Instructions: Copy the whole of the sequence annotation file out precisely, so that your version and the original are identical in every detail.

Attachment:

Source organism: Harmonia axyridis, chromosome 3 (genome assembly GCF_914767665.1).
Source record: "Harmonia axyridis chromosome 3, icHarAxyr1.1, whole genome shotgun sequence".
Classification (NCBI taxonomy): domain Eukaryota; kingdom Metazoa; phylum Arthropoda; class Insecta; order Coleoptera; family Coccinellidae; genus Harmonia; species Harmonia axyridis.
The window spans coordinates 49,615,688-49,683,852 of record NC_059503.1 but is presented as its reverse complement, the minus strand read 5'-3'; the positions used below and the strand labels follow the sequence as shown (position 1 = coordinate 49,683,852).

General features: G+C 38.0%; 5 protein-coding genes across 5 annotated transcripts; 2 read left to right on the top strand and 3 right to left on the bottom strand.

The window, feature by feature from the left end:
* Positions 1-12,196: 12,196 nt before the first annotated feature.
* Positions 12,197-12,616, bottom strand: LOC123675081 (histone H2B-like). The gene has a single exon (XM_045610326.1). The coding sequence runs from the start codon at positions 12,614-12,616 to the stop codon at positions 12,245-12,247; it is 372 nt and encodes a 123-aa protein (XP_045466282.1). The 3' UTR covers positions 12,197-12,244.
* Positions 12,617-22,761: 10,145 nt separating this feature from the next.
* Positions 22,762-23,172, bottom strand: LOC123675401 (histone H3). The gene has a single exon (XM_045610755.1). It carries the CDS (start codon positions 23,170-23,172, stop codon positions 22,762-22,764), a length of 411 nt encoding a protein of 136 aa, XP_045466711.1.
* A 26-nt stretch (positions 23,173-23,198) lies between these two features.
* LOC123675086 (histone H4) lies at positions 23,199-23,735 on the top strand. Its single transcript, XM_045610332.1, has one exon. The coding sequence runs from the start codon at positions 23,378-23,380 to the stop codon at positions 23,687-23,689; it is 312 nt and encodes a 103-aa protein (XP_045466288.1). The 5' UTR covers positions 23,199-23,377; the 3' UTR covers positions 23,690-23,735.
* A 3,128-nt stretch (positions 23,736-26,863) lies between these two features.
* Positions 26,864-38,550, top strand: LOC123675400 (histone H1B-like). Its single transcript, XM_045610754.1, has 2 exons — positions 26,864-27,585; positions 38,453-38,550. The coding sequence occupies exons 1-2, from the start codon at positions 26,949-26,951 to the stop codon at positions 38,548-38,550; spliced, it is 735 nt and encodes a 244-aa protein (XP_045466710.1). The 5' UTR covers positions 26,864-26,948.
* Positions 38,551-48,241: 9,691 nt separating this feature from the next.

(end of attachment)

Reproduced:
Source organism: Harmonia axyridis, chromosome 3 (genome assembly GCF_914767665.1).
Source record: "Harmonia axyridis chromosome 3, icHarAxyr1.1, whole genome shotgun sequence".
Classification (NCBI taxonomy): domain Eukaryota; kingdom Metazoa; phylum Arthropoda; class Insecta; order Coleoptera; family Coccinellidae; genus Harmonia; species Harmonia axyridis.
The window spans coordinates 49,615,688-49,683,852 of record NC_059503.1 but is presented as its reverse complement, the minus strand read 5'-3'; the positions used below and the strand labels follow the sequence as shown (position 1 = coordinate 49,683,852).

General features: G+C 38.0%; 5 protein-coding genes across 5 annotated transcripts; 2 read left to right on the top strand and 3 right to left on the bottom strand.

The window, feature by feature from the left end:
* Positions 1-12,196: 12,196 nt before the first annotated feature.
* Positions 12,197-12,616, bottom strand: LOC123675081 (histone H2B-like). The gene has a single exon (XM_045610326.1). The coding sequence runs from the start codon at positions 12,614-12,616 to the stop codon at positions 12,245-12,247; it is 372 nt and encodes a 123-aa protein (XP_045466282.1). The 3' UTR covers positions 12,197-12,244.
* Positions 12,617-22,761: 10,145 nt separating this feature from the next.
* Positions 22,762-23,172, bottom strand: LOC123675401 (histone H3). The gene has a single exon (XM_045610755.1). It carries the CDS (start codon positions 23,170-23,172, stop codon positions 22,762-22,764), a length of 411 nt encoding a protein of 136 aa, XP_045466711.1.
* A 26-nt stretch (positions 23,173-23,198) lies between these two features.
* LOC123675086 (histone H4) lies at positions 23,199-23,735 on the top strand. Its single transcript, XM_045610332.1, has one exon. The coding sequence runs from the start codon at positions 23,378-23,380 to the stop codon at positions 23,687-23,689; it is 312 nt and encodes a 103-aa protein (XP_045466288.1). The 5' UTR covers positions 23,199-23,377; the 3' UTR covers positions 23,690-23,735.
* A 3,128-nt stretch (positions 23,736-26,863) lies between these two features.
* Positions 26,864-38,550, top strand: LOC123675400 (histone H1B-like). Its single transcript, XM_045610754.1, has 2 exons — positions 26,864-27,585; positions 38,453-38,550. The coding sequence occupies exons 1-2, from the start codon at positions 26,949-26,951 to the stop codon at positions 38,548-38,550; spliced, it is 735 nt and encodes a 244-aa protein (XP_045466710.1). The 5' UTR covers positions 26,864-26,948.
* Positions 38,551-48,241: 9,691 nt separating this feature from the next.